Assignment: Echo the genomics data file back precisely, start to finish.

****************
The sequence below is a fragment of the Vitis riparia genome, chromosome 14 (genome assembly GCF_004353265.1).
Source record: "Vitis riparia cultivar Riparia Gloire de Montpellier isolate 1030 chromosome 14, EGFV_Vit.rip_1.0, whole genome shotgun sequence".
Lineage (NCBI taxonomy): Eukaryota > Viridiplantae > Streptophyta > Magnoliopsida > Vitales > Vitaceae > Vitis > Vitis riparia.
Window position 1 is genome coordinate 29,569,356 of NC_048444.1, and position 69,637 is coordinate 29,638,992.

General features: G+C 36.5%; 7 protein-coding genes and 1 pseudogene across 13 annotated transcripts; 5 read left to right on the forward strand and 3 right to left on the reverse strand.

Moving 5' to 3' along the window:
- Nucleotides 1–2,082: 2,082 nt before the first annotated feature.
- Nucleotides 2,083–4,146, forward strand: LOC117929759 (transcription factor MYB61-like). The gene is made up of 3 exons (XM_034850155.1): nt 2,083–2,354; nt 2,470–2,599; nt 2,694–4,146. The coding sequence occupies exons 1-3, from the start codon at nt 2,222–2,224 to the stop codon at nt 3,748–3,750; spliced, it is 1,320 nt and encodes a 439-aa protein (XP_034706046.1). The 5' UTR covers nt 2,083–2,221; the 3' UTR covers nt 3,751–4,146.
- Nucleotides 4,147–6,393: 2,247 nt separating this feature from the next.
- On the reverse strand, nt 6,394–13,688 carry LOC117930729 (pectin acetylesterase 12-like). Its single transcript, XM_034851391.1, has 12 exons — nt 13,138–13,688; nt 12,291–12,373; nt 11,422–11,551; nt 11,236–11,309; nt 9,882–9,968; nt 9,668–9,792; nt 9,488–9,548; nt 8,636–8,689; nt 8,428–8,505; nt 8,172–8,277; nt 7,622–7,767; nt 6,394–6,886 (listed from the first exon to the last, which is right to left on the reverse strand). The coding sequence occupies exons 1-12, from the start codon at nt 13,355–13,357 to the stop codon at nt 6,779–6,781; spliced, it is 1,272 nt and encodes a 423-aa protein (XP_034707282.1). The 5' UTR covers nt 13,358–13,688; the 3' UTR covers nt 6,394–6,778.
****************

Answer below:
The sequence below is a fragment of the Vitis riparia genome, chromosome 14 (genome assembly GCF_004353265.1).
Source record: "Vitis riparia cultivar Riparia Gloire de Montpellier isolate 1030 chromosome 14, EGFV_Vit.rip_1.0, whole genome shotgun sequence".
Lineage (NCBI taxonomy): Eukaryota > Viridiplantae > Streptophyta > Magnoliopsida > Vitales > Vitaceae > Vitis > Vitis riparia.
Window position 1 is genome coordinate 29,569,356 of NC_048444.1, and position 69,637 is coordinate 29,638,992.

General features: G+C 36.5%; 7 protein-coding genes and 1 pseudogene across 13 annotated transcripts; 5 read left to right on the forward strand and 3 right to left on the reverse strand.

Moving 5' to 3' along the window:
- Nucleotides 1–2,082: 2,082 nt before the first annotated feature.
- Nucleotides 2,083–4,146, forward strand: LOC117929759 (transcription factor MYB61-like). The gene is made up of 3 exons (XM_034850155.1): nt 2,083–2,354; nt 2,470–2,599; nt 2,694–4,146. The coding sequence occupies exons 1-3, from the start codon at nt 2,222–2,224 to the stop codon at nt 3,748–3,750; spliced, it is 1,320 nt and encodes a 439-aa protein (XP_034706046.1). The 5' UTR covers nt 2,083–2,221; the 3' UTR covers nt 3,751–4,146.
- Nucleotides 4,147–6,393: 2,247 nt separating this feature from the next.
- On the reverse strand, nt 6,394–13,688 carry LOC117930729 (pectin acetylesterase 12-like). Its single transcript, XM_034851391.1, has 12 exons — nt 13,138–13,688; nt 12,291–12,373; nt 11,422–11,551; nt 11,236–11,309; nt 9,882–9,968; nt 9,668–9,792; nt 9,488–9,548; nt 8,636–8,689; nt 8,428–8,505; nt 8,172–8,277; nt 7,622–7,767; nt 6,394–6,886 (listed from the first exon to the last, which is right to left on the reverse strand). The coding sequence occupies exons 1-12, from the start codon at nt 13,355–13,357 to the stop codon at nt 6,779–6,781; spliced, it is 1,272 nt and encodes a 423-aa protein (XP_034707282.1). The 5' UTR covers nt 13,358–13,688; the 3' UTR covers nt 6,394–6,778.